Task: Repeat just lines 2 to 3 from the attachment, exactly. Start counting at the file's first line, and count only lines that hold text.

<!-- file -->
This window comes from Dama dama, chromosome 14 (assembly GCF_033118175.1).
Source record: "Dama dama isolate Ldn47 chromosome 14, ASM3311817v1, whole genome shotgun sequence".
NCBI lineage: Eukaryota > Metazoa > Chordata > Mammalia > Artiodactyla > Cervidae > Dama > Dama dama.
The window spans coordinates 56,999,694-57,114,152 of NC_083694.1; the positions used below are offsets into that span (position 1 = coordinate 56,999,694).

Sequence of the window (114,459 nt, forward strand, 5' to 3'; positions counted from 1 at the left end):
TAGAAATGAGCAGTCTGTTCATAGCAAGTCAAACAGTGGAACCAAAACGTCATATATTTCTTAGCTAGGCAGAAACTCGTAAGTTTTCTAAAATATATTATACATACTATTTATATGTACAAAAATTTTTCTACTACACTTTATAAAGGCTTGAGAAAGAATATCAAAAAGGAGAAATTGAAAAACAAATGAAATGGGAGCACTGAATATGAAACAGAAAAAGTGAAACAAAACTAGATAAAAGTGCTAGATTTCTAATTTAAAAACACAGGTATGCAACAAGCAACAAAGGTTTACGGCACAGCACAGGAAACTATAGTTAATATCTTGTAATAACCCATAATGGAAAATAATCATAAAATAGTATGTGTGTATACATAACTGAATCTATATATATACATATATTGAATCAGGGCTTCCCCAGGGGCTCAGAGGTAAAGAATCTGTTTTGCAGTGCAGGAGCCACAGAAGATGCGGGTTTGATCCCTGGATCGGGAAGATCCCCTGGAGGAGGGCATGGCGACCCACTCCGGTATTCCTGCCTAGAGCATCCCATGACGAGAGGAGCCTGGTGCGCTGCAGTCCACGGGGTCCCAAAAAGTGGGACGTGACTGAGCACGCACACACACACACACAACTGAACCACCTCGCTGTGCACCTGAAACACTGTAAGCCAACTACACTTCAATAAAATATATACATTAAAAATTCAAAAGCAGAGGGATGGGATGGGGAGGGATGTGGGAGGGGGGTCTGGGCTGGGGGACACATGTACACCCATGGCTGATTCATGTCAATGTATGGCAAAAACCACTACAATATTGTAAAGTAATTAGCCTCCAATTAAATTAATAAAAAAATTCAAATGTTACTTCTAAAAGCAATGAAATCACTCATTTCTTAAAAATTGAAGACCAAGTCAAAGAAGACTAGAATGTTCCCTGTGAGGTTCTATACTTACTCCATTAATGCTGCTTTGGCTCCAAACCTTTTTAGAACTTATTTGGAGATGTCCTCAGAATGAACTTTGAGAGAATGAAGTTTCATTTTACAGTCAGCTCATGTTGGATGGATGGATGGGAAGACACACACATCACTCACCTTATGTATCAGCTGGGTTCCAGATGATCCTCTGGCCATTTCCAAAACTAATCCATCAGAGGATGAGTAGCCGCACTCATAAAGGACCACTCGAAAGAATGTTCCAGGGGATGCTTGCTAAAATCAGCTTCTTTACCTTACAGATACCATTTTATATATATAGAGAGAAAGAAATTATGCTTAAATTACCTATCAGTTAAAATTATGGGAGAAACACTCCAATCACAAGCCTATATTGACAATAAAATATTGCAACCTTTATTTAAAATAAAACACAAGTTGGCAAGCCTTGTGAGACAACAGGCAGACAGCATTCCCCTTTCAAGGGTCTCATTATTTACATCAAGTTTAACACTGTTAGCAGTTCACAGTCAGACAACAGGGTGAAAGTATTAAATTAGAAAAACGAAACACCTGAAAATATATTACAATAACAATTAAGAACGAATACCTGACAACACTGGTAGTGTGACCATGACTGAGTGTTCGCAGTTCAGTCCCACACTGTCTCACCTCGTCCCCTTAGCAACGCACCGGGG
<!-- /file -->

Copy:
Source record: "Dama dama isolate Ldn47 chromosome 14, ASM3311817v1, whole genome shotgun sequence".
NCBI lineage: Eukaryota > Metazoa > Chordata > Mammalia > Artiodactyla > Cervidae > Dama > Dama dama.